Founding Director Warren Bell says the pilot project’s ongoing challenge is identifying college-ready young men to become the next generation of black male classroom leaders. To reach more young men sooner, Bell began visiting local high schools in October. He is searching for young men who want to “make a difference in the lives of young people just like themselves.”
According to Bell, “We have a local education landscape that is in short supply of qualified black male educators, resulting in great career opportunities for those young men willing to seize the opportunity we offer them,” he said. “We underwrite most of their costs to attend college and major in Education at a fully-accredited program right here in our city.”
During his visit to SUNO Dec. 1-2, AllClear ID Founder/CEO Bo Holland made the $100,000 check presentation to university officials and the Center’s namesake (retired) Lt. Gen. Russel Honoré. Company officials toured the SUNO campus to witness progress made since being ravaged by Hurricane Katrina 10 years ago. They also spent time hearing personal testimonies from students enrolled in the three-year-old pilot program, which was created to help more young men living in the New Orleans area during the city’s post-Katrina school climate to succeed at the college level before serving their communities as classroom teachers.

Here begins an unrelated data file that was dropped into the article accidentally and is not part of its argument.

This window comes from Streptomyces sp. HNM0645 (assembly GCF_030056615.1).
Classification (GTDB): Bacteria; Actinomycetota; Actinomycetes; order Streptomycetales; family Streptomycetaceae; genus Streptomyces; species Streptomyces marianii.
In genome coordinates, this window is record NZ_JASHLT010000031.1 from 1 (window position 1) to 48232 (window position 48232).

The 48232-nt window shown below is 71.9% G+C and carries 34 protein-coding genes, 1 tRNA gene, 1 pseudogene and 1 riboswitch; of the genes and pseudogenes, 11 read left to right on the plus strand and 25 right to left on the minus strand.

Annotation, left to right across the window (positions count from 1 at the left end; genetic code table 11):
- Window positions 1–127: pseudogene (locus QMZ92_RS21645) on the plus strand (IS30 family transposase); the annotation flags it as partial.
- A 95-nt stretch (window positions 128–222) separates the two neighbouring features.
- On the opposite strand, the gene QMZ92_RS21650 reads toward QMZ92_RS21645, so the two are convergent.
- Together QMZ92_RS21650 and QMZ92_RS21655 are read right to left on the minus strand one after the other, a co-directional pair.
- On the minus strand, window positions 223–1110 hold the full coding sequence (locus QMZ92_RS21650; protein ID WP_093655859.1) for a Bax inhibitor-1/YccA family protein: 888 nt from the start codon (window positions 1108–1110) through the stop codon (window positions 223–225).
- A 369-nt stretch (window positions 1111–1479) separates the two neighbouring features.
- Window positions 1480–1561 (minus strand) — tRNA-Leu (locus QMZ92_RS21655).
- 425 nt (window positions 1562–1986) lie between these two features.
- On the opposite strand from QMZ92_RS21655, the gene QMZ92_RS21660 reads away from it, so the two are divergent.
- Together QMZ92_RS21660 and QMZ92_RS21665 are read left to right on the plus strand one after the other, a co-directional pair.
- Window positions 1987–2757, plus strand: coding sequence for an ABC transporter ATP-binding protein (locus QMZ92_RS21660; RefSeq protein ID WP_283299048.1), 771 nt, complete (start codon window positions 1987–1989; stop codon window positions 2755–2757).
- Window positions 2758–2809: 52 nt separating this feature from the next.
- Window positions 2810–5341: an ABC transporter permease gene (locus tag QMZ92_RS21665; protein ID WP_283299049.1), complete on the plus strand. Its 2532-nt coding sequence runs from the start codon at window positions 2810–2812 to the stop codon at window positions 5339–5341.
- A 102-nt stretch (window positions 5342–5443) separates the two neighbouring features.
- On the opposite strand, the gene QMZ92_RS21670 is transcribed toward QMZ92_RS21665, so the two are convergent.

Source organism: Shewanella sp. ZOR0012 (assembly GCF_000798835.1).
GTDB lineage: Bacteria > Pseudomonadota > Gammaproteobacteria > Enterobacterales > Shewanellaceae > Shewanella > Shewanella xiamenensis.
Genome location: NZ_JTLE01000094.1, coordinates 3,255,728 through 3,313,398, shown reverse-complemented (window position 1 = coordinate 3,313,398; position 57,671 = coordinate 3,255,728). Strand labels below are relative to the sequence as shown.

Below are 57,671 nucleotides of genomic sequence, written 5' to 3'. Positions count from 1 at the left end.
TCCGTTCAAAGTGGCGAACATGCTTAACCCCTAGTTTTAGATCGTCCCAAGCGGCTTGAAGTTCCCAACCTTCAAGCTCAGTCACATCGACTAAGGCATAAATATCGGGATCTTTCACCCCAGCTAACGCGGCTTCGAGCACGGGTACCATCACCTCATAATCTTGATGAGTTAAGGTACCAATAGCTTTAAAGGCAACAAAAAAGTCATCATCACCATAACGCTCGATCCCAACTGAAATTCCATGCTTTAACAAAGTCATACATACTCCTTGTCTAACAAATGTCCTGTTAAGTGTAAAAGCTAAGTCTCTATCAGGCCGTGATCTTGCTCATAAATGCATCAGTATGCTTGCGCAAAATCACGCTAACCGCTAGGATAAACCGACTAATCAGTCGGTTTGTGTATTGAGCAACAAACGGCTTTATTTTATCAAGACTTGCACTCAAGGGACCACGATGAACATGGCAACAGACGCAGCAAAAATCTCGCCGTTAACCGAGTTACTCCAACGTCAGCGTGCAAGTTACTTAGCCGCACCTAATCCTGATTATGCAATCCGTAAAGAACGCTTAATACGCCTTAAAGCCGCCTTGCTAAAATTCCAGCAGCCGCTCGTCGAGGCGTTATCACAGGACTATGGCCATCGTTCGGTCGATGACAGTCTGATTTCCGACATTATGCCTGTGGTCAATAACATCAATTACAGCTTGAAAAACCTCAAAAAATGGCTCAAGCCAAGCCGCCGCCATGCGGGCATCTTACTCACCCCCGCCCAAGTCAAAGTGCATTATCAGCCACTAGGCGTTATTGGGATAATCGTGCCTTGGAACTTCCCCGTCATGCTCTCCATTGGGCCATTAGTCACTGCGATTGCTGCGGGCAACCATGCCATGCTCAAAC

The Honoré Center recruits young men from disadvantaged backgrounds who are deemed to have character and classroom leadership potential. The students receive substantial resources and support for up to five years — including campus housing and meals, a personal computer, textbook vouchers and a monthly $100 stipend — while they complete their degree. The students must agree to serve for a minimum of two years as classroom teachers upon completion of their degrees.
It takes nearly $10,000 per year to support one Honore’ scholar’s rent, textbooks, meal plans and other basic needs living on campus. That doesn’t include additional assistance provided as needed for clothing, hygiene supplies and other amenities that the program tries to provide to help the students focus primarily on their academic and personal success.
Experts say more than 500 new classroom teachers will needed over the next 10 years in New Orleans. Organizations, such as Teach for America, have already indicated that they can provide only about 150 of those educators within that time frame. For the Honore’ Center, nothing would be better than making sure as many of those future teaching vacancies are filled “Honoré Men.”
“We were delighted by Bo Holland’s gesture of support for our efforts,” Honoré said, “because it represents an investment not only in these young men but also in New Orleans’ future classrooms.”
Source: Southern University New Orleans News